The Speed Of Your Estate Agency Website Matters Now More Than Ever

21st May 2021

In May 2020 Google introduced a new metric called Core Web Vitals that focuses in on load times, website speed and user experience. If you’ve ran a Pagespeed Insights test recently (which you should be doing regularly) you might’ve noticed these new statistics as part of the returned scores:

So what do all these funny words and numbers means? And more importantly, why should you care?

From June 2021 these Core Web Vitals will impact your search engine ranking

The core thing to take away from this post is; if you’re an estate agent that cares about your website, you need to start taking these numbers seriously, and soon. From June 2021 these scores will be taken into account when Google decides how to rank your website.

What do these terms mean?

Largest Contentful Paint (LCP)

LCP is the render time of the largest image or text block visible within the viewport, relative to when the page first started loading.. This could be an image or a block of text.

Cumulative Layout Shift (CLS)

Have you ever loaded a page and it’s jumping about everywhere as images load? CLS is a measure of how much a page’s components are chopping and changing and moving position.

First Input Delay (FID)

FID relates to a site’s responsiveness and is the time from when a user interacts with your page until the page can respond. It’s them few seconds when you load the page, try to click something and nothing happens.

Where can I find Core Web Vitals scores for my website?

There’s two ways to get feedback from Google regarding areas for improvement:

Google PageSpeed Insights

Using PageSpeed Insights you can enter a URL and it will give you a detailed report for both mobile and desktop, including a score out of 100 of how the page performs, and suggestions on how this score could be improved.

Google Search Console

To get a view on how your estate agency website performs as a whole in terms of Core Web Vitals, Google Search Console is the tool to use.

Most people using the PageSpeed Insights tool above will likely just check the homepage of their site. But what about the other hundreds or thousands of pages?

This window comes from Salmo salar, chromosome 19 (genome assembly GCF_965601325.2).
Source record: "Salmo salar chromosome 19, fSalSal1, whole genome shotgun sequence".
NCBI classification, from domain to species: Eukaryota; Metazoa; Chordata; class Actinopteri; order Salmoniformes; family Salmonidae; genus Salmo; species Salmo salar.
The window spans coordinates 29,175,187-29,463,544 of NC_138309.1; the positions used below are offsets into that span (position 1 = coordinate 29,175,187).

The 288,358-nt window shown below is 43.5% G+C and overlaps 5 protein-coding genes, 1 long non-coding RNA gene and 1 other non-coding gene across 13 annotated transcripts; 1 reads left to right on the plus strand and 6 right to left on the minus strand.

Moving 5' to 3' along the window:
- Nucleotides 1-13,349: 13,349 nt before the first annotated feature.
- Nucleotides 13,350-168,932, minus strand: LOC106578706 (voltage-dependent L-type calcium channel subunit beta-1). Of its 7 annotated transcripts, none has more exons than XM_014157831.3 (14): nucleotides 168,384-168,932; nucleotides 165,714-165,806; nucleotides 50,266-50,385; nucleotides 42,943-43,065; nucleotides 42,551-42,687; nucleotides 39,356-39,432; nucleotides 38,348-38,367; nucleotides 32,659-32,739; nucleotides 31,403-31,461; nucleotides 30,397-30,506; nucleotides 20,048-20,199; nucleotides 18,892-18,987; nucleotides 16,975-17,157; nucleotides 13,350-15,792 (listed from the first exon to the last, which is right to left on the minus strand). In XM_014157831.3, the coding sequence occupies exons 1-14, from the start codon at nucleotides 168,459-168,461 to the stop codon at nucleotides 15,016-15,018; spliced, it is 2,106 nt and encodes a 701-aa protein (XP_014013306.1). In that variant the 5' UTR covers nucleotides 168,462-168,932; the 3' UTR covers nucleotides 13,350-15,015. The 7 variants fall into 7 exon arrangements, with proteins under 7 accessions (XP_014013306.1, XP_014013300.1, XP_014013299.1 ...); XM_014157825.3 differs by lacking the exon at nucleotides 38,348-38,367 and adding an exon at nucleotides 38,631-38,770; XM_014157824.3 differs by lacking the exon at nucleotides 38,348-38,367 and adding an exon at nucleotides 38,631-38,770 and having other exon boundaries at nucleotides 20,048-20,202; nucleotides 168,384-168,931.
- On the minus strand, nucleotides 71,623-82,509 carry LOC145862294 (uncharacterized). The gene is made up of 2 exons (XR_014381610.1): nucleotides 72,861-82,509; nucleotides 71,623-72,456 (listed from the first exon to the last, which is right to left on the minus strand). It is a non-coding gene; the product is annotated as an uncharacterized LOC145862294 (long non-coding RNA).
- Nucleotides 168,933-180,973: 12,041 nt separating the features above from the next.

This is where the Google Search Console is useful as it highlights other areas of your site that could be improved, other than just the homepage.

Armed with this information you’re now ready to make the necessary improvements.

How can I improve my Core Web Vitals scores?

If you’ve come this far you’re now ready to make improvements and bump up those scores. The first thing to do is open your PageSpeed Insights report and look at the list of suggestions found there.

These suggestions will differ massively per site and we won’t go into every possible improvement in this post. What you can do is click to expand each suggestion however and it will give you a more detailed explanation regarding what each point means and, where applicable, list the files or images in question.

Below we’ve listed the 4 things we found made the biggest impact on our own Core Web Vitals scores:

Improved hosting

Where and how your site is hosted can make a huge difference to your sites performance. The comparison I make is to an old, slow computer. There’s a limit to how fast this computer can perform, no matter how many optimisations you make to it.

If you really want to improve the speed you need to look to improve it’s core components such as the processor and memory. The same applies for hosting. The better the server a site is running on, the quicker it will be.

Add a caching plugin

Being based on WordPress we have a plethora of caching plugins available at our fingertips. Caching plugins these days offer a wide range of functionality that goes beyond just caching, however the main idea behind them is to serve a static HTML version of a page without needing to build it dynamically each time.

Enable Gzip on the server

Gzip essentially compresses the data being sent between the server and the users browser meaning it can be delivered much quicker. There are a few ways to enable Gzip on your WordPress website. When we did this our PageSpeed score instantly jumped up by 30+.

Optimise images

Each image should be compressed (we use TinyJpg, though WordPress plugins do exist to automate this) and the correct size used. For example, try not to serve a 2,000px wide image in a slot that requires a 300px wide image.

Alternatively, you could look at lazy loading whereby images load as they come into view, instead of all being loaded when the page loads.


With these changes coming into effect in just a matter of weeks, now is the time to start learning about these new Core Web Vital metrics and making any necessary changes.

Some changes, such as enabling Gzip or adding a caching plugin, will take just seconds and can give you an instant boost in results. These are really rewarding and make you wonder why you didn’t do this years ago. Some changes can be a bit more tedious (e.g. going through every image on a site), or even require more fundamental changes (e.g. changing hosting).

The results of this will be well worth it though so persevere, or get someone involved that can make the improvements for you.

Don’t also forget that these changes won’t just benefit your search engine rankings. There are many other advantages that come with a faster site. You’ll have happier users that will stay on the site for longer, and it’s an extra tool in your arsenal over your competitors.

We don’t specialise in optimising websites for speed here at Property Hive, but we do specialise in providing tools to make building estate agency sites with WordPress easy.